Original Soundtrack

Mr. Jealousy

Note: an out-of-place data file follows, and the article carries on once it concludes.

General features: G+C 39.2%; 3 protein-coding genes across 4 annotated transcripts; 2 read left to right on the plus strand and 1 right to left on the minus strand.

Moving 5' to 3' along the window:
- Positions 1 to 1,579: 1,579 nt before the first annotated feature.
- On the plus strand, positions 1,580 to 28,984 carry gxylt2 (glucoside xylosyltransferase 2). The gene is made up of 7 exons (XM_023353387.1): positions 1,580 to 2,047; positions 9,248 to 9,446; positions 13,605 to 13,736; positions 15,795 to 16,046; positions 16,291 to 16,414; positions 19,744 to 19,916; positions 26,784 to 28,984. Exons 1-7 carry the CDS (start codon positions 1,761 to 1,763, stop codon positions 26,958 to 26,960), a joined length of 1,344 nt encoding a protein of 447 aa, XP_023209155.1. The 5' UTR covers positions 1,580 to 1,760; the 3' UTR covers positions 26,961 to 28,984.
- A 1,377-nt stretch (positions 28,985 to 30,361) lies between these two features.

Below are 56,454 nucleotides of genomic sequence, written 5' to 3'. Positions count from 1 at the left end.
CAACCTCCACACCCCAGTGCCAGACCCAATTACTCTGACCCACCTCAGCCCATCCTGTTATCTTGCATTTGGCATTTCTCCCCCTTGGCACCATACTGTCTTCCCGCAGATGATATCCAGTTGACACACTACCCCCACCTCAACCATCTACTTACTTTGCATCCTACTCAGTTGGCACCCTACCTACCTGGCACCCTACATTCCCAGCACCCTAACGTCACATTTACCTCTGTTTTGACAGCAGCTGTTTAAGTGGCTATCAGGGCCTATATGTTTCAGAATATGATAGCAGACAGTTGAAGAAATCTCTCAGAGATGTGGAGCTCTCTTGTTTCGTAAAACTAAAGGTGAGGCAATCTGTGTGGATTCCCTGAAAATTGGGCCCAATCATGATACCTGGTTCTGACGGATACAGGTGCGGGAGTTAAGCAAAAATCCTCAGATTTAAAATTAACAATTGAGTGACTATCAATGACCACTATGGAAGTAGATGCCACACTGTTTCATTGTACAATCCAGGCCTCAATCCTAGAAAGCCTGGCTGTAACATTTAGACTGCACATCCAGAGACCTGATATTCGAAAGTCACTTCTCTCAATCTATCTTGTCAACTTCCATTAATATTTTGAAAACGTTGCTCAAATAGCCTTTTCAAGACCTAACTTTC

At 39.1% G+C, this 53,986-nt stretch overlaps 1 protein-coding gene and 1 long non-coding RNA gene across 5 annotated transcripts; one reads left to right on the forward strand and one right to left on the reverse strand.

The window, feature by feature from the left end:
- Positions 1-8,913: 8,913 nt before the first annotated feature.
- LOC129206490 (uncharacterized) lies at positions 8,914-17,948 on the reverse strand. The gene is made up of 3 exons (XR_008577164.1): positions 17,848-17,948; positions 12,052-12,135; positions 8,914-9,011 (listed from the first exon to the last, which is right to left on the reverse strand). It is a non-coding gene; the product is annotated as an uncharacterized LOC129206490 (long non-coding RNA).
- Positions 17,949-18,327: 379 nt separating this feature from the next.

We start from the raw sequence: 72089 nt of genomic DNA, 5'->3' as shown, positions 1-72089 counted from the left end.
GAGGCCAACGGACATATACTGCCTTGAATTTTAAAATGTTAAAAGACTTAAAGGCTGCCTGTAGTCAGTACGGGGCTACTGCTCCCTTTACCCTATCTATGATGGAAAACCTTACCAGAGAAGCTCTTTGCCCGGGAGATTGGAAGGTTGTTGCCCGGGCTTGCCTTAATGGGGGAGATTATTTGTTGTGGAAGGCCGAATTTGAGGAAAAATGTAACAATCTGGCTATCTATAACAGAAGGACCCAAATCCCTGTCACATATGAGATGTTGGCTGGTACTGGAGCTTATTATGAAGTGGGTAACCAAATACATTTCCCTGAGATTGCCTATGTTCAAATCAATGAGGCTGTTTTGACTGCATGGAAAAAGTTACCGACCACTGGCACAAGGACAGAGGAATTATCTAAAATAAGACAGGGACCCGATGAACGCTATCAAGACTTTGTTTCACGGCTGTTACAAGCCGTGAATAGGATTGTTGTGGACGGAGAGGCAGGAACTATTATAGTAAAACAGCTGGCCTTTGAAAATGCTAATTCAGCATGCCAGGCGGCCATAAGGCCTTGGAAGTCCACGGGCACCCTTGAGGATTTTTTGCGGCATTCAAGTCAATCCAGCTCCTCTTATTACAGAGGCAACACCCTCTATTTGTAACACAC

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Luna fans (the most likely audience for this soundtrack to an obscure late-'90s comedy) will come for the otherwise unavailable tracks by their urban guitar heroes, but it's the supplemental assortment of sophisticated European pop that will hold their interest. Luna's swoony cover of John Lennon's "Jealous Guy" is predictably magnificent, and their suite of incidental music for the film far surpasses their one prior stab at an instrumental ("The Enabler" from 1996's Luna EP), revealing previously unknown sides of their collective personality, including a fun dash of noirish jazz. The remix of "Chinatown" and the early version of "Hello Little One," however, differ only minutely from their album counterparts. No matter. Anyone who digs the band's take on Serge Gainsbourg's "Bonnie and Clyde" should find plenty to enjoy among the other artists' contributions, including Autour de Lucie's sweet, sunny guitar pop ("Ce Que L'On Tait") and the always welcome Paolo Conte's cracked cabaret stylings ("Via Con Me"). Big Joe and Robert Een provide instrumentals that reinforce the disc's urbane, continental flavor, while Françoise Hardy's "Je Ne Suis la Pour Personne" and a piece from the score to Truffaut's Jules et Jim evoke a more magical, lighthearted time in the histories of both music and movies. Irma Thomas' classic "It's Raining" may not precisely fit the theme, but it offers the same sort of creamy, dreamy pleasures. The only misfire is the inclusion of Harry Chapin's didactic "Cat's in the Cradle," which plays a key role in one of Mr. Jealousy's most hilarious scenes, but here serves no function except to stick out like a sore and clumsy thumb. Otherwise, the album is a low-key, rainy day delight through and through.

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